Chapter

. Resurrection and Death in <i>Everyman</i>

George Anastaplo

in Reflections on Life, Death, and the Constitution

Published by University Press of Kentucky

Published in print June 2009 | ISBN: 9780813125336
Published online September 2011 | e-ISBN: 9780813135243 | DOI: http://dx.doi.org/10.5810/kentucky/9780813125336.003.0004
. Resurrection and Death in Everyman

Show Summary Details

Preview

This chapter examines resurrection and death in Everyman, considered as the greatest of English morality plays. It observes that death, ordained by God Himself, is exhibited as an inevitable limit on human life. It opines that although one may “know” of this limit from early on in one's life, death can still appear unexpectedly. It theorizes that if a series of reincarnations on Earth is not posited, death is always substantially unexpected in that the human being has never had that experience personally and hence cannot truly know what is coming. Moreover, expectations with respect to death can be complicated because of the variety of prevailing opinions about what happens to the soul after death. It opines that the teaching of Everyman, which is massively Christian in its presuppositions, can make death appear far more ominous than it may naturally seem to be.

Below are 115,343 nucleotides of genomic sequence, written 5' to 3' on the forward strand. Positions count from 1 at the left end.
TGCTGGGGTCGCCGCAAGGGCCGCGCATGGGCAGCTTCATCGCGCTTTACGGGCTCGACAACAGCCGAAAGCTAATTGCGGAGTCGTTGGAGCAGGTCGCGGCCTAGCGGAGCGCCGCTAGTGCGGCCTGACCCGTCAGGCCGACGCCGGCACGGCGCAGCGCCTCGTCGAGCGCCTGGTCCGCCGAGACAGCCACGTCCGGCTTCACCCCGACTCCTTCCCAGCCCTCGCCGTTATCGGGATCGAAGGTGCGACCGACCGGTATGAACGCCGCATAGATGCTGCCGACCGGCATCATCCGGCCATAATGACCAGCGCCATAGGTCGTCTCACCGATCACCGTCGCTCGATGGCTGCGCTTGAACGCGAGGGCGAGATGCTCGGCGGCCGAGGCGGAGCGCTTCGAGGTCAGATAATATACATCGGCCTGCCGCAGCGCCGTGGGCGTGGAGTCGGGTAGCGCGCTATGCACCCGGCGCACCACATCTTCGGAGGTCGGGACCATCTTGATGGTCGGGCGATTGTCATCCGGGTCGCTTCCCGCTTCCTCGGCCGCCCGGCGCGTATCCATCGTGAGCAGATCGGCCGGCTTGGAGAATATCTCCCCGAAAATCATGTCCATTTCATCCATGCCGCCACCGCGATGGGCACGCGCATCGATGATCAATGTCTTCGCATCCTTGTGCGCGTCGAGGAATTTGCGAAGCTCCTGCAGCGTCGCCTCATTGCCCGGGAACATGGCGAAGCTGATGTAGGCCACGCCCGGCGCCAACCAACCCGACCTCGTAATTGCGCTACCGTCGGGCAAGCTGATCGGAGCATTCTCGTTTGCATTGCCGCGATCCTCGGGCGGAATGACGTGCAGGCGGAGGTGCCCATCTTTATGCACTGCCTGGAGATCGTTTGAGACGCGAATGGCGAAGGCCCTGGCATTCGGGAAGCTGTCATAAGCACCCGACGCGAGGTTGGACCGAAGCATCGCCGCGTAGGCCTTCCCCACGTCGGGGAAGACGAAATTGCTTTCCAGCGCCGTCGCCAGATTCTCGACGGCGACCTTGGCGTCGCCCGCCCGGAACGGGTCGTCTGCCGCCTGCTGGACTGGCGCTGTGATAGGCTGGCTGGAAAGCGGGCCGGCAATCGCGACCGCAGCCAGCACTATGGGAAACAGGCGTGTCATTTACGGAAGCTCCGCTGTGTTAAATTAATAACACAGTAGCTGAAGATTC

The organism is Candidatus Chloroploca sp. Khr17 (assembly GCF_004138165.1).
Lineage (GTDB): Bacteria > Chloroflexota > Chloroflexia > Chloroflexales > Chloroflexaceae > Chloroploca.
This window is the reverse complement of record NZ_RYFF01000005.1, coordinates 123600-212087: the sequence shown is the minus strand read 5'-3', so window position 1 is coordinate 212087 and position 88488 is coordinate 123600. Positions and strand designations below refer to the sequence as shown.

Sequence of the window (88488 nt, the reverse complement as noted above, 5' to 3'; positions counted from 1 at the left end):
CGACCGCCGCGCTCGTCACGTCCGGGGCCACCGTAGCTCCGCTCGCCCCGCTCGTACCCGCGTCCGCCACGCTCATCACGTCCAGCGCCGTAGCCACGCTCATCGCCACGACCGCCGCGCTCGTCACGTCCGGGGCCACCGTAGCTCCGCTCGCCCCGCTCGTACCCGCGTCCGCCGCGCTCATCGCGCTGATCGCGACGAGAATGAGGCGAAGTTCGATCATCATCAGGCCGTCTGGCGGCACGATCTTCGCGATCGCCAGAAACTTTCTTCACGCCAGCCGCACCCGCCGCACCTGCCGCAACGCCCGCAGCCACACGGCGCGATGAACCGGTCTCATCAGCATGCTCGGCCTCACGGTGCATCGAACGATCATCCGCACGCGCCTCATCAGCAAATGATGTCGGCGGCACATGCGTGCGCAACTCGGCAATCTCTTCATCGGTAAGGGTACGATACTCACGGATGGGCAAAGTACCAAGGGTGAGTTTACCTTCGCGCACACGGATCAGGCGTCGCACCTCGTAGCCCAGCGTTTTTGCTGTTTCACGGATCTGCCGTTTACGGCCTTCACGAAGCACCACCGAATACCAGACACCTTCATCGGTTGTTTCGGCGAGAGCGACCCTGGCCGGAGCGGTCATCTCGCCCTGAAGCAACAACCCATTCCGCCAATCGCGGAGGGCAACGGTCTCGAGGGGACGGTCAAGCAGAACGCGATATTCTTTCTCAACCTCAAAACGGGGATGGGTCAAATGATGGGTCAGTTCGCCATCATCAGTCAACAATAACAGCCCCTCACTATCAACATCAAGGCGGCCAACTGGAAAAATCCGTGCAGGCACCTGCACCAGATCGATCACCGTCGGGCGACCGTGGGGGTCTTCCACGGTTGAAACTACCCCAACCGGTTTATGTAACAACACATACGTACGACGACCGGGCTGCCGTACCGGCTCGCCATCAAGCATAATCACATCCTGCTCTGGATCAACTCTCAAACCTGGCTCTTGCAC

Keywords: resurrection; death; Everyman; English morality plays; God; human life; reincarnations; Earth; soul; Christian

Chapter.  1986 words. 

Subjects: US Politics

Full text: subscription required

How to subscribe Recommend to my Librarian

Buy this work at University Press of Kentucky »

Users without a subscription are not able to see the full content. Please, subscribe or login to access all content.